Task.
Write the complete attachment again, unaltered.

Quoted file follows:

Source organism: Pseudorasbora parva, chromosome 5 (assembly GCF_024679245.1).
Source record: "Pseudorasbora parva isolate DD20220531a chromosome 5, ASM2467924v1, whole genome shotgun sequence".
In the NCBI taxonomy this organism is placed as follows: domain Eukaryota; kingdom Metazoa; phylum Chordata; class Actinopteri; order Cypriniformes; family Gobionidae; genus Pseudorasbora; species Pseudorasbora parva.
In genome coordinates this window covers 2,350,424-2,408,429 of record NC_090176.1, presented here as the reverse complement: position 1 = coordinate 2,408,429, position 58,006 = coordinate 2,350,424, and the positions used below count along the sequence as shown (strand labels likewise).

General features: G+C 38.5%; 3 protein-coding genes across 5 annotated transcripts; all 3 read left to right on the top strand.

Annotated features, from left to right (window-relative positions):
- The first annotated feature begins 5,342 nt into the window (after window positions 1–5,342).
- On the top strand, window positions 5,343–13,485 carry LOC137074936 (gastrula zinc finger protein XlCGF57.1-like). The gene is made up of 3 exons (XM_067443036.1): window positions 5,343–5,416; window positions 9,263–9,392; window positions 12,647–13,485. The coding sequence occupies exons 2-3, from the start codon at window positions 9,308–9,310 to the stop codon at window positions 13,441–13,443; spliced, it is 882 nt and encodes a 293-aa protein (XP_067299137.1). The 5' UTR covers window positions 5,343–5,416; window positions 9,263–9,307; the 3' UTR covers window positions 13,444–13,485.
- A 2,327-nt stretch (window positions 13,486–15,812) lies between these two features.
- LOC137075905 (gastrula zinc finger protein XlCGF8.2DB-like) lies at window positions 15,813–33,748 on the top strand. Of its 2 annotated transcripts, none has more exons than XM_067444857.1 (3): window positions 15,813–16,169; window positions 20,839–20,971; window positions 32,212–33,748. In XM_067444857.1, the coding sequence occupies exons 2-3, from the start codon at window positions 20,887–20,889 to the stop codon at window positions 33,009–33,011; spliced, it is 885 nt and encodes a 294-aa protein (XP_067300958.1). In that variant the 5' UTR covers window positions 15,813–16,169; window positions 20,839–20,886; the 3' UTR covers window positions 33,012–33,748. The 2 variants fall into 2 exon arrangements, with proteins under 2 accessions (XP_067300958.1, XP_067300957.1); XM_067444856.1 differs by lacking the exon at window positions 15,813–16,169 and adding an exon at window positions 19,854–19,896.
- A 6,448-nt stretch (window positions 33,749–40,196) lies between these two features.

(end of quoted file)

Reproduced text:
Source organism: Pseudorasbora parva, chromosome 5 (assembly GCF_024679245.1).
Source record: "Pseudorasbora parva isolate DD20220531a chromosome 5, ASM2467924v1, whole genome shotgun sequence".
In the NCBI taxonomy this organism is placed as follows: domain Eukaryota; kingdom Metazoa; phylum Chordata; class Actinopteri; order Cypriniformes; family Gobionidae; genus Pseudorasbora; species Pseudorasbora parva.
In genome coordinates this window covers 2,350,424-2,408,429 of record NC_090176.1, presented here as the reverse complement: position 1 = coordinate 2,408,429, position 58,006 = coordinate 2,350,424, and the positions used below count along the sequence as shown (strand labels likewise).

General features: G+C 38.5%; 3 protein-coding genes across 5 annotated transcripts; all 3 read left to right on the top strand.

Annotated features, from left to right (window-relative positions):
- The first annotated feature begins 5,342 nt into the window (after window positions 1–5,342).
- On the top strand, window positions 5,343–13,485 carry LOC137074936 (gastrula zinc finger protein XlCGF57.1-like). The gene is made up of 3 exons (XM_067443036.1): window positions 5,343–5,416; window positions 9,263–9,392; window positions 12,647–13,485. The coding sequence occupies exons 2-3, from the start codon at window positions 9,308–9,310 to the stop codon at window positions 13,441–13,443; spliced, it is 882 nt and encodes a 293-aa protein (XP_067299137.1). The 5' UTR covers window positions 5,343–5,416; window positions 9,263–9,307; the 3' UTR covers window positions 13,444–13,485.
- A 2,327-nt stretch (window positions 13,486–15,812) lies between these two features.
- LOC137075905 (gastrula zinc finger protein XlCGF8.2DB-like) lies at window positions 15,813–33,748 on the top strand. Of its 2 annotated transcripts, none has more exons than XM_067444857.1 (3): window positions 15,813–16,169; window positions 20,839–20,971; window positions 32,212–33,748. In XM_067444857.1, the coding sequence occupies exons 2-3, from the start codon at window positions 20,887–20,889 to the stop codon at window positions 33,009–33,011; spliced, it is 885 nt and encodes a 294-aa protein (XP_067300958.1). In that variant the 5' UTR covers window positions 15,813–16,169; window positions 20,839–20,886; the 3' UTR covers window positions 33,012–33,748. The 2 variants fall into 2 exon arrangements, with proteins under 2 accessions (XP_067300958.1, XP_067300957.1); XM_067444856.1 differs by lacking the exon at window positions 15,813–16,169 and adding an exon at window positions 19,854–19,896.
- A 6,448-nt stretch (window positions 33,749–40,196) lies between these two features.